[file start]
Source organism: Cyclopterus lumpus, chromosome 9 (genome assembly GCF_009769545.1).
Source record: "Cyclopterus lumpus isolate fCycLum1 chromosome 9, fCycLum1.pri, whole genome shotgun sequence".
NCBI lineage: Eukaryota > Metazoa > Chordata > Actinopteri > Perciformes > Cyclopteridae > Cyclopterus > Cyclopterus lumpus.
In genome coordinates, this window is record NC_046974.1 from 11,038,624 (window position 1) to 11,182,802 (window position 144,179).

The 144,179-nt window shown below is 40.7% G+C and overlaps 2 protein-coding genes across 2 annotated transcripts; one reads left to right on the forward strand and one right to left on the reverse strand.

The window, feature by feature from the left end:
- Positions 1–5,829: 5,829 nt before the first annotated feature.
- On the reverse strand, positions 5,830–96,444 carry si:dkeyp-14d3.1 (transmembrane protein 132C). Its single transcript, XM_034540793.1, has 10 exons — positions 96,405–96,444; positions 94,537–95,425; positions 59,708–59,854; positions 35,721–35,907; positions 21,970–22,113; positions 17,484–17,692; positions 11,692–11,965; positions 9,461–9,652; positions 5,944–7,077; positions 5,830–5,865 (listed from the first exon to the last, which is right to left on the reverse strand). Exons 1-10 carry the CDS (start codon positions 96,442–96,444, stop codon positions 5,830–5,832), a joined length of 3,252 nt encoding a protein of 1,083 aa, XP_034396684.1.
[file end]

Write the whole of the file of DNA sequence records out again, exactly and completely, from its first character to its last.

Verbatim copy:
Source organism: Cyclopterus lumpus, chromosome 9 (genome assembly GCF_009769545.1).
Source record: "Cyclopterus lumpus isolate fCycLum1 chromosome 9, fCycLum1.pri, whole genome shotgun sequence".
NCBI lineage: Eukaryota > Metazoa > Chordata > Actinopteri > Perciformes > Cyclopteridae > Cyclopterus > Cyclopterus lumpus.
In genome coordinates, this window is record NC_046974.1 from 11,038,624 (window position 1) to 11,182,802 (window position 144,179).

The 144,179-nt window shown below is 40.7% G+C and overlaps 2 protein-coding genes across 2 annotated transcripts; one reads left to right on the forward strand and one right to left on the reverse strand.

The window, feature by feature from the left end:
- Positions 1–5,829: 5,829 nt before the first annotated feature.
- On the reverse strand, positions 5,830–96,444 carry si:dkeyp-14d3.1 (transmembrane protein 132C). Its single transcript, XM_034540793.1, has 10 exons — positions 96,405–96,444; positions 94,537–95,425; positions 59,708–59,854; positions 35,721–35,907; positions 21,970–22,113; positions 17,484–17,692; positions 11,692–11,965; positions 9,461–9,652; positions 5,944–7,077; positions 5,830–5,865 (listed from the first exon to the last, which is right to left on the reverse strand). Exons 1-10 carry the CDS (start codon positions 96,442–96,444, stop codon positions 5,830–5,832), a joined length of 3,252 nt encoding a protein of 1,083 aa, XP_034396684.1.